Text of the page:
News

Author’s book sales benefit ambulance service

Friday, July 27, 2012

By DANIELLE CURTIS

Staff Writer

BROOKLINE – When Carmen Chimento was a young seminarian in Washington, D.C., decades ago, he had a vision of God.

That vision changed the way he viewed his faith and caused conflicts between his new beliefs and what he was studying on his path to the priesthood.

He left the seminary and began writing instead, authoring his first book on rational theology, called “The Vision of God,” in 1979, and releasing an adaptation of that text this year, titled “Seven Paths to Glory.”

In addition to his goal to help today’s society embrace a higher power, Chimento’s book will also help raise money for the Brookline Ambulance service, with 15 percent of all book sales from the Brookline Village Store going to the department.

“Seven Paths of Glory,” Chimento said, does its best to describe God to the average person, as well as answer theological questions many people often ask: What is heaven like? If God exists, then why is there evil in the world?

Chimento said while there are many religious and theological books coming out every year, many of them discuss God and religion in terms only a theology expert could understand. The ideas are complex and the terminology used even more confusing.

Chimento wanted to create a book he felt could help all readers, no matter what their experience with religion or their level of education.

“I look around and I see all these horrible things going on, like in Africa and Syria,” he said, sitting in his historic Brookline home where he has lived for the past 40 years. “Even close to home, you have depression and suicide and crime. I wonder what’s wrong.”

Chimento said he believes some people who suffer from drug and alcohol addictions, or who become involved in crime, are looking for something to fill a hole in their lives. If more people could better understand God, he said, that hole might be filled before resorting to a vice.

He said he also hopes his book could help veterans coming home from war, who have seen horrible things and often struggle for years to deal with the trauma. His brothers and cousins served in World War II and other wars, he said, and he has a special place in his heart for the military.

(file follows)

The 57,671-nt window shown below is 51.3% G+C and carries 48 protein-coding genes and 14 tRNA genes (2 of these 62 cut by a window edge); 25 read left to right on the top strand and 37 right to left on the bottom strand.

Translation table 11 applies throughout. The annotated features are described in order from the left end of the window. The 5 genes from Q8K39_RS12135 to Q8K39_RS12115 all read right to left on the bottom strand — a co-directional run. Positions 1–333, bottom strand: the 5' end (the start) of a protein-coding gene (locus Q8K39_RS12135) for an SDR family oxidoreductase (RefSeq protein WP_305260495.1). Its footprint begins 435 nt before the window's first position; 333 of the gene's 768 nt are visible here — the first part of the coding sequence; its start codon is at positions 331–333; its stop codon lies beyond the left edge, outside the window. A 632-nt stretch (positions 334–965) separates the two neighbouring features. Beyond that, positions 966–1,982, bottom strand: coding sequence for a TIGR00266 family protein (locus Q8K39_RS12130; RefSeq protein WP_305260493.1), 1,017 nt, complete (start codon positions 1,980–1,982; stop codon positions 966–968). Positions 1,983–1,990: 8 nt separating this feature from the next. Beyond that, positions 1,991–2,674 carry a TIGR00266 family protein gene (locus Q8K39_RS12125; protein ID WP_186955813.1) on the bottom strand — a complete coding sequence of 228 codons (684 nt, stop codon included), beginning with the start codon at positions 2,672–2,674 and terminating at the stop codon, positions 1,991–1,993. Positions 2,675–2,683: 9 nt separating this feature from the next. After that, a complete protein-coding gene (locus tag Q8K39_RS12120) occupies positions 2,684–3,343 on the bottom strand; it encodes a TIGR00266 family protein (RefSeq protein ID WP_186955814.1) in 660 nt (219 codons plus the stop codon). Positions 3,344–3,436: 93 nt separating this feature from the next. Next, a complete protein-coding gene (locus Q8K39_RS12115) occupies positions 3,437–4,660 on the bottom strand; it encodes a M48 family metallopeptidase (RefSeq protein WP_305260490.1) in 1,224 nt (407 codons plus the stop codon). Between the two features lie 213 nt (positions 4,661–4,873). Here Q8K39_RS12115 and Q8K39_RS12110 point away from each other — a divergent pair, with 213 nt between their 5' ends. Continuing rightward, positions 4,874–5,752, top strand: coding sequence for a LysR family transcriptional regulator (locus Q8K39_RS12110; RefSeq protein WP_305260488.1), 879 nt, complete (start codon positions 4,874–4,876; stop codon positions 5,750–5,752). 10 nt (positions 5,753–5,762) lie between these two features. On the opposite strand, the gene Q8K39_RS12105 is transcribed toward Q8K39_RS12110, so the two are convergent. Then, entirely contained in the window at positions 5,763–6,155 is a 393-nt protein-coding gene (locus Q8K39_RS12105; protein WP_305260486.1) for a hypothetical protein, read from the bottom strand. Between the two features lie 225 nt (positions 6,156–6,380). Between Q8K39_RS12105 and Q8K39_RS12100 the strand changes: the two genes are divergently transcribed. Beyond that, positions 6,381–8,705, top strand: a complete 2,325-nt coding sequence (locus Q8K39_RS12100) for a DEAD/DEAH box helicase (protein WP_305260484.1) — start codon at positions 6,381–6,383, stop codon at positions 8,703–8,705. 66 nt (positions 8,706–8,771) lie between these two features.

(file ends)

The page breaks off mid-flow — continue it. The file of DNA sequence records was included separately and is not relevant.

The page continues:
“I wrote this book in the hope that one person or many people would look at it and say, ‘Gee, life is worth living,’ ” Chimento said.

He has sent letters to English-language newspapers around the world, he said, in hopes of advertising his book and helping to reach as many people as possible. If the world is going to become more peaceful, Chimento said, people need to start thinking less about having power over others and more about helping each other.

“What I’m trying to do with this book is get it into enough hands that seeds of love begin to get out and begin germinating,” he said. “There’s always going to be seeds of hatred, so we need to decide which side we want to be on.”

He said he decided to use his book to help raise money for Brookline Ambulance because he believes its members show the kind of love and compassion he hopes to bring to his readers.

Chimento has taken care of his sick sister and brother at his home before, and the ambulance workers have always been ready and willing to help at a moments notice, he said.

“They were always attentive and kind,” Chimento said. “They’re well-deserving of some assistance. Hopefully people will see this and not take for granted that there are people in Brookline that are serving others. We need to let them know that we care.”

Ambulance director Wes Whittier said the department, which is run solely on tax dollars and does not charge for its services, is always looking for donations to pay for equipment and training.

He said Chimento’s donation will be greatly appreciated and immediately thought of two ways any money used could be raised.

The department has been wanting to upgrade its defibrillators, he said, which are 10-year-old models. The department is also looking to purchase a LUCAS tool, which is attached to a patient and does CPR compressions with battery power.

While old-fashioned CPR is always an important skill in an emergency, Whittier said that as an individual tires, compressions by hand can become erratic. This tool would ensure every patient receives consistent CPR.

Chimento’s book can be purchased at the Brookline Village Store and Toadstool Bookstore in Milford, or online at www.thespiritualhouse.com. E-books can also be purchased for Kindle and Nook.

Danielle Curtis can be reached at 594-6557 or dcurtis@nashuatelegraph.com. Also follow Curtis on Twitter (Telegraph_DC).

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